This post is in response to Gods, dogs, blogs: We want to talk even if they're not listening by Jeremy E Sherman

Forget the distance past, whether the universe is 14 billion years old like scientists say or 6,000 like the followers of the bible say. And forget whether God created it all in one fell swoop or whether it has been evolving gradually.  Forget whether we descended from apes or were crafted by the hand of God. Those aren’t really the issues. They have very little bearing on how we live today. 

What’s really at stake in the science/religion debates is something much more practical and pressing, at least as concrete as the difference between having, say, a thousand dollars in the bank or a billion, or between having no connections or ear of the most power leaders on earth—indeed more powerful.

The business end of God is not the past’s effect on the present, but the present’s effect on the future. Can you appeal to God to intervene in the workings of the world? If you pray just right, or behave just right, or come from the right tribe does the almighty, Yahweh, Allah, God, the higher power, or spirit put His thumb on the scales tipping the balance your way? 

In other words is there divine intervention?

Think Tim Tebow, on his knees praying for God to intervene in a football game.  That sort of thing.

A mother prays that her daughter’s cancer vanish, a Muslim prays that the infidel is vanquished, you pray that you get that promotion, a father prays for a source of income so his kids don’t starve.  A tribe prays that the genocide against them ends. An evangelical prays for money to buy a new car.

However big or small, worthy or unworthy the cause, does prayer ever work?

The question comes down to practical metaphysics, practical in that it determines your chances of getting what you pray for, metaphysical in that it depends on your assumptions about unseen forces. 

Let’s say there are two approaches, the religion and scientific to whether divine intervention happens.

The religious approach:  The burden of proof is on science to show that divine intervention can’t happen, and to defend the alternative, which is that science explains all behavior.  If science can’t predict with 100% accuracy how everything happens then there’s no ruling out divine intervention.  After all, who’s to say that what science doesn’t predict is produced by the hands of God.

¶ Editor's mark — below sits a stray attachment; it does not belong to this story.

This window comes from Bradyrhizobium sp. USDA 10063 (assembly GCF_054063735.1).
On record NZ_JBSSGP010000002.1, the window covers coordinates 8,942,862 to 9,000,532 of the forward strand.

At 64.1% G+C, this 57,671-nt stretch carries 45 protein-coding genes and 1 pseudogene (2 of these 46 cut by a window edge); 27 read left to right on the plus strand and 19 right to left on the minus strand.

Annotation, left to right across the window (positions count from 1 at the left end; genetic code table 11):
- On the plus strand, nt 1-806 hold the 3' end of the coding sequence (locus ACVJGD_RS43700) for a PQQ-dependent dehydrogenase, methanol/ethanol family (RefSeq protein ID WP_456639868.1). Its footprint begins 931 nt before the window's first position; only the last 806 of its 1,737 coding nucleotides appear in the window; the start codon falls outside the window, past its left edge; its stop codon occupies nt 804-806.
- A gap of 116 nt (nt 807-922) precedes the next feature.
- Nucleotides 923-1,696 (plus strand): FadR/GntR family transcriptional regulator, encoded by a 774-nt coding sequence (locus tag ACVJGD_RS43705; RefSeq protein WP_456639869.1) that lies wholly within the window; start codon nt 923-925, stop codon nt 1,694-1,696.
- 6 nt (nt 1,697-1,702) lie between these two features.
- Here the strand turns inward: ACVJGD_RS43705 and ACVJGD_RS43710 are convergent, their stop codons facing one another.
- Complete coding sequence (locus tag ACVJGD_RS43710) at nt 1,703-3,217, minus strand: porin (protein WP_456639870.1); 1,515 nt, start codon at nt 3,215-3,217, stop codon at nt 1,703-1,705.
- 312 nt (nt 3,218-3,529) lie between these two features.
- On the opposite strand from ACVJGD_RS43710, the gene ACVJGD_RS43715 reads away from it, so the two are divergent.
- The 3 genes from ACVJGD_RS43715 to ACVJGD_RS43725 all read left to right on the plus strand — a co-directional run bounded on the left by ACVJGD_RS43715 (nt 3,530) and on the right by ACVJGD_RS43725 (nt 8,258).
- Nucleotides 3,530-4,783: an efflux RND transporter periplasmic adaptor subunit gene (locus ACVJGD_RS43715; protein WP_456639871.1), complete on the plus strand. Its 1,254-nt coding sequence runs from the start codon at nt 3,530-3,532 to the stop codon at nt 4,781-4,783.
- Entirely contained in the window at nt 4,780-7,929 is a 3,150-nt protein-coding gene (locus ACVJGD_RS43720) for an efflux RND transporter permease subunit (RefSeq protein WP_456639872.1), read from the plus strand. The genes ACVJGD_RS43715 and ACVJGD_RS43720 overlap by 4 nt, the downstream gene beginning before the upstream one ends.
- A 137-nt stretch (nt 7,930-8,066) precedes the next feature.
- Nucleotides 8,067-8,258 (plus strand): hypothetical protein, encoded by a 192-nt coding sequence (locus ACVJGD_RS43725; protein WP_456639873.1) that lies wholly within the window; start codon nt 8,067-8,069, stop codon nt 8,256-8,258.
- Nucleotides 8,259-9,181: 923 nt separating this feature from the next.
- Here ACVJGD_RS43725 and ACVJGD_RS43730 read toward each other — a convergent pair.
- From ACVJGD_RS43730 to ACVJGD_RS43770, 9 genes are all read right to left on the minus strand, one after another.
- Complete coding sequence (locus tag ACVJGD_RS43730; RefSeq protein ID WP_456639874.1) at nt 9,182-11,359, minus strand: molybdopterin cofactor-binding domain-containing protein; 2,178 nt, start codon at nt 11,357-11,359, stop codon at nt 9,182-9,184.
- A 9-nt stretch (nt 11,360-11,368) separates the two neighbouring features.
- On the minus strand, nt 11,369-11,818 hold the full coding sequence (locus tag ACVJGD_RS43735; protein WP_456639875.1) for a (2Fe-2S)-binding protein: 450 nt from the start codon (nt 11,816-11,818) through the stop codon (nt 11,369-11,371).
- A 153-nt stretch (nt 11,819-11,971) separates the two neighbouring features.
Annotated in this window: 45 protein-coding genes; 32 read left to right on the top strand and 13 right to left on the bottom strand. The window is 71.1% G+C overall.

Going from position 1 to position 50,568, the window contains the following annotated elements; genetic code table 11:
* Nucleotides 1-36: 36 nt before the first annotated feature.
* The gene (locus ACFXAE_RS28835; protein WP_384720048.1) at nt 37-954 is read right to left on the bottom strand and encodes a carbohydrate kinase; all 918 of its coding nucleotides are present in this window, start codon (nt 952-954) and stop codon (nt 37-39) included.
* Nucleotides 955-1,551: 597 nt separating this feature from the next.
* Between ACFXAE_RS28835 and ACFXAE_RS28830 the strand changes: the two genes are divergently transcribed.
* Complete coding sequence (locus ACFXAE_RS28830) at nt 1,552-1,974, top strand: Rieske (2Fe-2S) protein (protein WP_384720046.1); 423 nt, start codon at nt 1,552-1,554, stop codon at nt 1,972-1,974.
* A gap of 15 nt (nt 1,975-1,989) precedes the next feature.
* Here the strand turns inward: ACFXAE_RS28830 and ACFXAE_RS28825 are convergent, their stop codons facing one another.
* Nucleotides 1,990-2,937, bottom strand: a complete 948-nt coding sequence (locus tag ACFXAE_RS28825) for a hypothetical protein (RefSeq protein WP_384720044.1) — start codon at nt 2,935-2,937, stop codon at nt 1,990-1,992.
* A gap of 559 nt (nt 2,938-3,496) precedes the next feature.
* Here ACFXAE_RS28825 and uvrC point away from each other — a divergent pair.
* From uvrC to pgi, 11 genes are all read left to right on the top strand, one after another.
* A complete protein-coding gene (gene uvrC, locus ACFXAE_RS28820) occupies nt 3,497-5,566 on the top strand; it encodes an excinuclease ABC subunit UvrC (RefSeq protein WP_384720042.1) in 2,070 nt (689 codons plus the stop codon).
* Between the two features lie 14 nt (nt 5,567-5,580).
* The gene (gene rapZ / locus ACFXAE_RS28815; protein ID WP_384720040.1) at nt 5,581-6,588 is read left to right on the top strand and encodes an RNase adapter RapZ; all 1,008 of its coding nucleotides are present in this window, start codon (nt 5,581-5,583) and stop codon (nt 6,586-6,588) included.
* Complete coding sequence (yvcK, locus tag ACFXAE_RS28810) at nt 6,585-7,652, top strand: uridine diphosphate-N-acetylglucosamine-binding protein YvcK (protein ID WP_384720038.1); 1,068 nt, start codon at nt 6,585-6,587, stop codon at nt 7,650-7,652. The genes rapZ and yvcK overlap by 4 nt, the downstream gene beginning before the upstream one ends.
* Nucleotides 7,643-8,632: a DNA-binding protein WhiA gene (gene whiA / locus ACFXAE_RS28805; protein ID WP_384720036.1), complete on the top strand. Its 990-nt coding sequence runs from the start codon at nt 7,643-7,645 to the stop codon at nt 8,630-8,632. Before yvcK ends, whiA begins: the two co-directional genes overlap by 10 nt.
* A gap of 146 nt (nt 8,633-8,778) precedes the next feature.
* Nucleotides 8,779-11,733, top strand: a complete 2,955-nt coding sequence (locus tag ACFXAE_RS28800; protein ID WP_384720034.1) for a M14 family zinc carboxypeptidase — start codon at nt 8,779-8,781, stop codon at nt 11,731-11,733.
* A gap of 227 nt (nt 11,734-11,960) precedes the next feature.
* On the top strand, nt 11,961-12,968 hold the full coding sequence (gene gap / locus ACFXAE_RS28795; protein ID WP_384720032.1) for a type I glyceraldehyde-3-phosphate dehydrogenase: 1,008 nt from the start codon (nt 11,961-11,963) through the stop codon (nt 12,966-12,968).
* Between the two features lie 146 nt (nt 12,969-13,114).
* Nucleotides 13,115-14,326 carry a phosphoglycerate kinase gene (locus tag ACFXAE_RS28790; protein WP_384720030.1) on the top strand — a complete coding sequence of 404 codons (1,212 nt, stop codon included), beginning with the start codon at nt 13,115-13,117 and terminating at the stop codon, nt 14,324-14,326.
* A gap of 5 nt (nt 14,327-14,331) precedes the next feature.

Besides, we have evidence that miracles do happen, uncanny cases of prayers answered, impossible to explain as mere coincidence.  And our sacred texts reveal clear cases of divine intervention.

The scientific approach:  Science cannot predict all behavior, but it’s not as though you can chalk up any unpredicted behavior to divine intervention.  Divine intervention means some supernatural being deliberately overrides nature either for His own reasons or on behalf of someone who prayed for Him to do so.  The burden is on religion to provide evidence of a single case of it occurring, a case that matches the standards of evidence we all apply everywhere else when the stakes are high and we have to be vigilant. For example:

Not just hearsay:  The evidence of divine intervention can’t just be reported by a few people who claim to have seen it. 

Unambiguous: The evidence of divine intervention can’t be explained by any other means.

Truly impossible by scientific standards:  Though science can’t predict everything, it can rule out many things as impossible. Divine intervention would make the impossible possible.  The Red Sea really parting—that might be divine intervention, since that would be otherwise impossible (Though of course it’s hearsay).

Religion says the burden of proof is on science and science says its on religion.  What would you say?  Who has to prove what?

The scientists have a point.  On practical high-stakes questions all of us, the religious included gravitate toward scientific standards of proof.  A devout religious leader buying a new temple is not going settle for hearsay that the temple’s rafters are solid and won’t fall his congregation.  So maybe the burden is on religion to meet science’s standards. 

Still, there’s another way to decide where the burden of proof should rest: Those with the most at stake bear the most burden. If scientists would be most crushed to discover that divine intervention doesn’t work, then the burden is greater on them to prove that it doesn’t.  And if religious would be most crushed to discover that it doesn’t work, the burden is greater on them.

Let’s listen in on an imaginary conversation between two people, science and religion, about what each other has at stake regarding divine intervention:

Religion:  Science has the most at stake.  Divine intervention undermines science’s entire mission. It makes the world fundamentally unpredictable.

Science:  Not really. Science long ago abandoned the idea that we could predict everything with exactitude.  We’re into probabilities, narrowing in on the kinds of things that might happen, not on what exactly will definitely happen.

Religion:  But face it, if divine intervention were real, it would mean that there are supernatural forces that are beyond sciences’ reach, now and forever. You’d be ruined.